Be sure to tour the Ouray County Historical Museum named “best little museum in the west” by Smithsonian. Here you’ll see a wide-ranging collection housed in the town’s original Miner’s Hospital. Some of the museum’s treasures include a room dedicated to locally mined gems and an ultra-violet display of vibrantly glowing minerals. The museum features a sparkling replica of the Hope Diamond because one of the last private owners of the famous gem was the daughter of Thomas Walsh, wealthy owner of the Camp Bird Mine. Travel to Ouray in autumn, and you’ll be treated to a different type of gold- the brilliant gold of the aspen trees, or arrive in winter for fun in the snow, Colorado’s white gold. Ouray offers snowshoeing, back-country skiing, snowmobiling, in-town skiing and sledding plus a free world-class ice park. Located inside city limits, Ouray Ice Park attracts ice-climbers from novice to world-class athletes. The park’s annual ice festival has been recognized as a premier international event for ice climbing enthusiasts.

Complete your day with a dip in a hot spring. Choose from the town’s nearly million gallon hot spring pool or one of the properties with rights to the natural spring waters: Wiesbaden Hot Springs Spa and Lodgings, Twin Peaks Lodge and Hot Springs and the adjacent Box Canyon Lodge and Hot Springs where you’ll also enjoy geothermal heating in your room. Reflect upon the treasures you found in Ouray as you slide into the soothing water of the hot spring. Feel the warmth enveloping your body. Relax and let your body heal with the sacred miracle water and you’ll know you struck it rich in Ouray.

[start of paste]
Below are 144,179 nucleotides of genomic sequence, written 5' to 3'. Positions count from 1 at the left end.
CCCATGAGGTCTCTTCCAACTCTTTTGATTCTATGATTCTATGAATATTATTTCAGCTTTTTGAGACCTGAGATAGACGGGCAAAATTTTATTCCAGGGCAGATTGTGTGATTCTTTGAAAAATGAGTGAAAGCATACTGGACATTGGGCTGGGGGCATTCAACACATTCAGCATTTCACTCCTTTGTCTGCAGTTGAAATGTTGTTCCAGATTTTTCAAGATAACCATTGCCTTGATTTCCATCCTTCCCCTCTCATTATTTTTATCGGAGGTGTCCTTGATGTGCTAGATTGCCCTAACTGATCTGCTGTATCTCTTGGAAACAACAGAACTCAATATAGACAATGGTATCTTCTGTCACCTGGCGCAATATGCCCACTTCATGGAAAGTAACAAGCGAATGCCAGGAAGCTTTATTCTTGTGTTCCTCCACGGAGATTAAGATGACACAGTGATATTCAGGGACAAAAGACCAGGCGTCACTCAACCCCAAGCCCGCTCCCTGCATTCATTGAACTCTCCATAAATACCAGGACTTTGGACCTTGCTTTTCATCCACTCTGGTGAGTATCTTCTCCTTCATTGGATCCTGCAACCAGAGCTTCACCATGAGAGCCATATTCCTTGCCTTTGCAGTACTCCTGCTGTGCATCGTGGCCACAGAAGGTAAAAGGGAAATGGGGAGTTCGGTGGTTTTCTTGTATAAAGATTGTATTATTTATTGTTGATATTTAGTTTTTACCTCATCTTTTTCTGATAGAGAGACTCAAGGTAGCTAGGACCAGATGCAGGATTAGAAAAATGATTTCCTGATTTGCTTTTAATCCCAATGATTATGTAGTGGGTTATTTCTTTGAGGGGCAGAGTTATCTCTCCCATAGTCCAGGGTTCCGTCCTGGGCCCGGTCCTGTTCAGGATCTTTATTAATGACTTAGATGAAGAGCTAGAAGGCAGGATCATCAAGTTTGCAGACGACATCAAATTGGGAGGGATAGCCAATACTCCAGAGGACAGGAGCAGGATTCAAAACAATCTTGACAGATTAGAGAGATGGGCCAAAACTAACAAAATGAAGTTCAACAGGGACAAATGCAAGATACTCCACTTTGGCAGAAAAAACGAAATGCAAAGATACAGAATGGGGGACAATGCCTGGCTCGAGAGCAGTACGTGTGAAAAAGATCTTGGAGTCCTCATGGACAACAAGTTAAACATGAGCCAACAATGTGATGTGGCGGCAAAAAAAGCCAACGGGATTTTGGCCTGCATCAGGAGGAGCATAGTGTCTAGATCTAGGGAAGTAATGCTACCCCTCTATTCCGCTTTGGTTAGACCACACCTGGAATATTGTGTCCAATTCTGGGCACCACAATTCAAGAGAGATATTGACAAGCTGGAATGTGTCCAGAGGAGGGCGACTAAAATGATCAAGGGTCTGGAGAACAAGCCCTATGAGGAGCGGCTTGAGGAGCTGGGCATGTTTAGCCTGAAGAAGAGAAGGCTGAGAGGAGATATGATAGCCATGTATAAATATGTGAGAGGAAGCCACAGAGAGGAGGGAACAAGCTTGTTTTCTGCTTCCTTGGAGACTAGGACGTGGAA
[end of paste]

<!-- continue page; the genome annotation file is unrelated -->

Vital Statistics

Illustrating the desirable location, Ouray’s 2013 population of 1,013 represents an increase of 24.6% since 2000. The median resident age in 2013 was 49.2 years with 56% of the population male and 44% female. The estimated median house value increased substantially from $211,800 in 2000 to $387,936 in 2013; estimated median household income also rose from $36,094 to $64,175.


Ouray is located on U.S. Highway 550, known as “The Million Dollar Highway;” take this spectacularly scenic route on your way to Durango, Colorado just 71 miles south. Grand Junction, Colorado is an easy 98 miles to the northwest of Ouray, while Denver, Colorado is 342 miles to the northeast. Four Corners, the only place in the United States where four states intersect at one point, (Colorado, New Mexico, Arizona and Utah), is located 155 miles from Ouray along an outstanding combination of mountain and desert drives.


The typical 285 sunny days per year will give you plenty of opportunities to enjoy outdoor activities in Ouray year-round. Daytime summer temperatures reach into the 70’s and 80’s with comfortable nighttime temperatures in the 50’s. When you’re ready for winter adventures, expect daytime temperatures in the teens to 40’s with chilly nights in the 0 to 20’s range. Ouray is situated in the valley at the base of the San Juan Mountains, which contain the highest concentration of 14,000-foot peaks in the state. Looking up at the towering peaks, remember Ouray has a high elevation of 7,792 feet above sea level. Be certain to acclimate your body to the elevation before attempting strenuous activity.